Israel passes on innovation, inspiration to PH on managing water crisis

Published October 16, 2021, 6:28 PM

by Ellson Quismorio

What can Israel offer the Philippines in terms of knowledge on how to address the latter’s water supply and sanitation problems? A lot, apparently.

Flags of the Philippines (top) and Israel (Unsplash)


The Embassy of Israel in the Philippines, the Israel Economic and Commercial Mission to the Philippines, and the Philippine Disaster Resilience Foundation (PDRF) recently organized an online knowledge-sharing session on water issues dubbed “Diving Deep into the Israel Water Sector: Technology and Solutions for Water Safety and Sanitation”.

Over 200 participants from local and international organizations attended the webinar, which was held last Oct. 13.

The Embassy of Israel in the Philippines believes that there are many opportunities to discover solutions to address water and sanitation supply challenges. Key innovations from the Israeli Water Sector may serve as a springboard for new ideas.

More than half of Israel is covered in desert and there is hardly any rain. Due to limited water resources, they developed policies and unconventional solutions to improve the country’s water sufficiency. Thus, Israel has become one of the best in the world in the field of water and sanitation and technologies.

“Once you arrive in Israel, you realize how developed the water sector is, with great achievements in our land, fruitful in agriculture and water-sufficient. From the lack of resources, we developed our most impressive water innovations, including irrigation, filtration, leak detection, and much more,” said Israel Embassy Deputy Chief of Mission Nir Balzam.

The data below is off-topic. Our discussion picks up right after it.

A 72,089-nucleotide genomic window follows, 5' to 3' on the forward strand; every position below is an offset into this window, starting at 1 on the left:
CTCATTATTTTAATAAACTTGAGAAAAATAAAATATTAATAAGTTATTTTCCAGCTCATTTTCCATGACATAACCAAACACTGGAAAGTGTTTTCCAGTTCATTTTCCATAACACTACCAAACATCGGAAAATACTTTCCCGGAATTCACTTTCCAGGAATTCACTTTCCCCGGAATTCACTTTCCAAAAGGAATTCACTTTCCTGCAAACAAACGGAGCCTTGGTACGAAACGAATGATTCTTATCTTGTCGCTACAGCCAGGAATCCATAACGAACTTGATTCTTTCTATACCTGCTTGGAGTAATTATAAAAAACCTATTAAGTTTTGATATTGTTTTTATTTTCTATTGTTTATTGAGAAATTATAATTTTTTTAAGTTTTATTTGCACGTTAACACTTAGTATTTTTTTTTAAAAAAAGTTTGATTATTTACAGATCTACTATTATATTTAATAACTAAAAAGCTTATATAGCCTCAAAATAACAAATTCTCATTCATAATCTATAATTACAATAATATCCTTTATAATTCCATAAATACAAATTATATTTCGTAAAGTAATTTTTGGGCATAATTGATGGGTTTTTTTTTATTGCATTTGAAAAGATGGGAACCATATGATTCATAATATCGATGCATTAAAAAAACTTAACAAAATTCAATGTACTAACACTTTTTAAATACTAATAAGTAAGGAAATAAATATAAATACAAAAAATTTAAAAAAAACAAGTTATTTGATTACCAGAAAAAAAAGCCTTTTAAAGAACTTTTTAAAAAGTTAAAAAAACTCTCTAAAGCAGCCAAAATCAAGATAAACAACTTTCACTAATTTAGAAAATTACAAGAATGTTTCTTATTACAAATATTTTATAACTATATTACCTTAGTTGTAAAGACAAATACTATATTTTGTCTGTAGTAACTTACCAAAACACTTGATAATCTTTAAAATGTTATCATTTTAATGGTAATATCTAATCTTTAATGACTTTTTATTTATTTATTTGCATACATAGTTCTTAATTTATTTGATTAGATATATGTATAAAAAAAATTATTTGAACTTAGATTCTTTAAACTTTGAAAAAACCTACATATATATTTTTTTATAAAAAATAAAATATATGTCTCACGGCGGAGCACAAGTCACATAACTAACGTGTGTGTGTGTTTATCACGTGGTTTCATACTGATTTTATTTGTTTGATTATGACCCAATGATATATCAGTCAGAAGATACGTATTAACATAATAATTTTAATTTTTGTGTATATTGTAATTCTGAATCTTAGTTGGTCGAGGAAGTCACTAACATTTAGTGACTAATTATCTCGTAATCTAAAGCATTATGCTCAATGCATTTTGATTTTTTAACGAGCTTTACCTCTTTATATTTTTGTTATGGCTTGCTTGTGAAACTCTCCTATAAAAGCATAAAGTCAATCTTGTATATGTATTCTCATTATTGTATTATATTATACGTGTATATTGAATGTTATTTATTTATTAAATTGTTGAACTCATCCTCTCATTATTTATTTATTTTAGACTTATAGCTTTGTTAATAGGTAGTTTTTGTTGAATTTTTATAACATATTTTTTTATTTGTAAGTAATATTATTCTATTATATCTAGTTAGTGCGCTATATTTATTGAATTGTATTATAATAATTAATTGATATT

Balzam added that Israel is a world leader in water recycling as it reuses nearly 90 percent of its wastewater.

According to the 2021 Sustainable Development Report, the Philippines only ranks 103rd of 193 countries in terms of achieving all 17 Sustainable Development Goals (SDGs). It has completed only one out of five Clean Water and Sanitation Goal indicators: 1.9 m³/capita of water consumption embodied in imports.

Significant challenges remain for access to essential drinking water and sanitation services, available freshwater resources, and adequate wastewater treatment.

“You cannot fall into any challenge in the water system without being prepared in advance, meaning: thinking about it, using technology, drilling, and operating in times of crisis. In Hebrew we have a nice saying that ‘whoever cooks on Friday will eat on Saturday.’ So that’s what you should keep in mind: be prepared in advance,” Head of the Water and Security and Emergency Division of the Israel Water Authority Danny Lacker said.

(Unsplash)


Economic Counsellor and Head of the Israel Economic and Commercial Mission to the Philippines Tomer Heyvi encouraged Filipino participants to explore Israeli technologies and solutions to get inspiration to address the Philippine water crisis.

He also emphasized the importance of cooperation between our countries using Israeli innovation and application of the best practices of Israel in water management suited for the Philippines.

The webinar was part of the ongoing Philippine Water Challenge (PhlWC) launched by the USAID Safe Water Project, PDRF, Manila Water, and Maynilad. It aims to engage different sectors in finding solutions to the country’s water crisis.

The Philippine Water Challenge (PhlWC) is an annual competition that serves as a platform for generating water supply and sanitation solutions for water service providers and users. By recognizing promising solutions, the PhlWC will help achieve the objectives of the Philippine Water Supply and Sanitation Master Plan for improving access to water-stressed communities.

“I believe that this competition can generate new solutions and a heightened awareness of how vulnerable we are as a nation to the vagaries of nature. Once and for all, let us make water resources available to all Filipinos,” said PDRF President Butch Meily.

Submission of applications for the PhlWC has been extended to Oct. 31, 2021.

 
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